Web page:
About the Book
Mark Inman has two loves: particle physics and Sarah. She agrees to become his wife at the same time his experiment to find the Higgs boson goes off the rails.
Journey with Mark while his existence melts and reforms in unpredictable ways as the veils between realities thin. His exploration of the minutiae of quantum physics builds a fascinating tapestry of alternate universes.
His search for survival, and the search for meaning and what is real, drive Mark as he experiences lives he never dreamed possible. His only touchstones: find Sarah and find his way home.
Prices/Formats: $7.99 paperback, $4.99 ebook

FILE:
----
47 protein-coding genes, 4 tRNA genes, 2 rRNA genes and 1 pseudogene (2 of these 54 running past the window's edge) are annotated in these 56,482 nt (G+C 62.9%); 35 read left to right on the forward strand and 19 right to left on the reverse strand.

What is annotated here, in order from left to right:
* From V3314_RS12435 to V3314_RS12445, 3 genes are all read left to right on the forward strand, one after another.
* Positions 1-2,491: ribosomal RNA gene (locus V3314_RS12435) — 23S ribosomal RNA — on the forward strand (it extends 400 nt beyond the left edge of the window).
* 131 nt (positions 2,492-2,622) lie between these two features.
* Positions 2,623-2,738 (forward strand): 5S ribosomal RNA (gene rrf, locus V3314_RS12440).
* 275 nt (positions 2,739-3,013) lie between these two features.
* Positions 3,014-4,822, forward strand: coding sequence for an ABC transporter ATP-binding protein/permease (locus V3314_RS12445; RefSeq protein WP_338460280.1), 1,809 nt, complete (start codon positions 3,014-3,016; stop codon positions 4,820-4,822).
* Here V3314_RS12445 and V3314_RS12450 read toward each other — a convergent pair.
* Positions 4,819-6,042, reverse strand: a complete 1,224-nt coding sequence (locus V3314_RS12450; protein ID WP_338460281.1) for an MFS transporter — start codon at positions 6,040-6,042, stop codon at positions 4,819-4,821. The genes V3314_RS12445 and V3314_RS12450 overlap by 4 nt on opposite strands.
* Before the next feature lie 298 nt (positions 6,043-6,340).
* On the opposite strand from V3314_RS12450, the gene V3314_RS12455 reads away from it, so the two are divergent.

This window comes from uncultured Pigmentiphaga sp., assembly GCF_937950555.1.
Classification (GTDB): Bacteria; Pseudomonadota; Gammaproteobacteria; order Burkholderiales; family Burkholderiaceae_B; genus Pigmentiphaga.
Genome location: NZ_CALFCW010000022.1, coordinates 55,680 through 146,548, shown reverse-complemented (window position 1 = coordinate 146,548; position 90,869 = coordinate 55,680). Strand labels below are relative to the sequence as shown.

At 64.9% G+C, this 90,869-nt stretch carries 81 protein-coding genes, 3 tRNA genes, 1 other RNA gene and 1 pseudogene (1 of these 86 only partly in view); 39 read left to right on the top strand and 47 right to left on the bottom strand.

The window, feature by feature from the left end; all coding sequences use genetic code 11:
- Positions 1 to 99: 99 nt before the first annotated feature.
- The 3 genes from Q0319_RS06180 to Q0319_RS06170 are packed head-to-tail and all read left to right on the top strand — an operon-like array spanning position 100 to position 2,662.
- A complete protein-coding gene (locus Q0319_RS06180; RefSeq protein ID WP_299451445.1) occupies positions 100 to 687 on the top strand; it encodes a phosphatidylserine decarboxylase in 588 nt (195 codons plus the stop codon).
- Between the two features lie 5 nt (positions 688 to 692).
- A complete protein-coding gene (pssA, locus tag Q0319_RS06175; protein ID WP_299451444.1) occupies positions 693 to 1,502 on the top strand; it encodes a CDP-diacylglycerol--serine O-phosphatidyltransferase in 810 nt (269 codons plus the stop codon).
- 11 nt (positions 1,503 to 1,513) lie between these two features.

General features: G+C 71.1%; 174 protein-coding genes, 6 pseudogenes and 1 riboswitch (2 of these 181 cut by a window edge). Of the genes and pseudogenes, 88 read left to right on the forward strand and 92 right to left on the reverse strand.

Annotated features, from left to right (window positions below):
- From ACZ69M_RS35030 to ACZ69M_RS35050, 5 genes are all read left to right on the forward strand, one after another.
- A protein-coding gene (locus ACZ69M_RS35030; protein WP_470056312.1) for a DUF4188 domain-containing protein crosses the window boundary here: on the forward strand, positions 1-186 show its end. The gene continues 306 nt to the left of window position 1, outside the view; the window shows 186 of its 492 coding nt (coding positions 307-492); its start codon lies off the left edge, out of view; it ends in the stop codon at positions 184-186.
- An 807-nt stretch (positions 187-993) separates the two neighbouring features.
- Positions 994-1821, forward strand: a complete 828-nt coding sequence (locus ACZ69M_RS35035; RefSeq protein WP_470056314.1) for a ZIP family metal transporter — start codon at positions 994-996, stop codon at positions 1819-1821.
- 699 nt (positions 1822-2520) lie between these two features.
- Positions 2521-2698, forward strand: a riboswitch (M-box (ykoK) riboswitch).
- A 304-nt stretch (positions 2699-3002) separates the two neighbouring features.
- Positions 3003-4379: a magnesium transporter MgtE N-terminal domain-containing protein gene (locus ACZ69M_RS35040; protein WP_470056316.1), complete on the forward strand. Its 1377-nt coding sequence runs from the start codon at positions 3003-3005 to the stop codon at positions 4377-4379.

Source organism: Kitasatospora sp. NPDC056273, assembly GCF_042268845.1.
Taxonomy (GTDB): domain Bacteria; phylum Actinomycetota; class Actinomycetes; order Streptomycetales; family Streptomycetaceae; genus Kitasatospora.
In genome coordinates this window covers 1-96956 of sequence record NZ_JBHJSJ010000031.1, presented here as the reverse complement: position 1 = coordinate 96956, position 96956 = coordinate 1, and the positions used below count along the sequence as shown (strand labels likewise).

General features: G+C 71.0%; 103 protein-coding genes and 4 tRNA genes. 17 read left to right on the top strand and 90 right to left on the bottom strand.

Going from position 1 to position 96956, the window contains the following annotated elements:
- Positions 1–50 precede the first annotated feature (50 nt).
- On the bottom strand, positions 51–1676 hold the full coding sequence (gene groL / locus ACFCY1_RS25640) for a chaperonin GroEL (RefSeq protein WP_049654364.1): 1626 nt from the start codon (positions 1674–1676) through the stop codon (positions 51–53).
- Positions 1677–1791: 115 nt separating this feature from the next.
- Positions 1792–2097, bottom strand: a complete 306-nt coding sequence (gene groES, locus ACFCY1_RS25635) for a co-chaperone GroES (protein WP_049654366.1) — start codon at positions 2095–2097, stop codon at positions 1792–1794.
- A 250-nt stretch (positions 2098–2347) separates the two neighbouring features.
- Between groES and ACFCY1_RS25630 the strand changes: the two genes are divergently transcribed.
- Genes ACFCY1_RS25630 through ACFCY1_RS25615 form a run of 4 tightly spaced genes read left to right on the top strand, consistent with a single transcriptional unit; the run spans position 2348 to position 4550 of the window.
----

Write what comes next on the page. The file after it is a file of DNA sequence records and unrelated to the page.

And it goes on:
Genre: Science Fiction / Romance
Publisher: Katarr Kanticles Press
Release Date: August 25, 2012
Buy Links: Amazon, Kindle
About the Author
A voracious reader since she was a toddler, and an ordained spiritualist, Tonya Cannariato has now presided over the marriage of her love of reading and her love of writing. She’s lived a nomadic life, following first her parents in their Foreign Service career through Africa, Europe, and Asia, and then her own nose criss-crossing America as she’s gotten old enough to make those choices for herself. She’s currently based in Milwaukee with her three loves: her husband and two Siberian Huskies. She suspects her Huskies of mystical alchemy with their joyous liberation of her muse and other magical beings for her inspiration. She loves to sleep, to watch her interesting dreams, some of which are now finding new life in written form.
Links to connect with Tonya: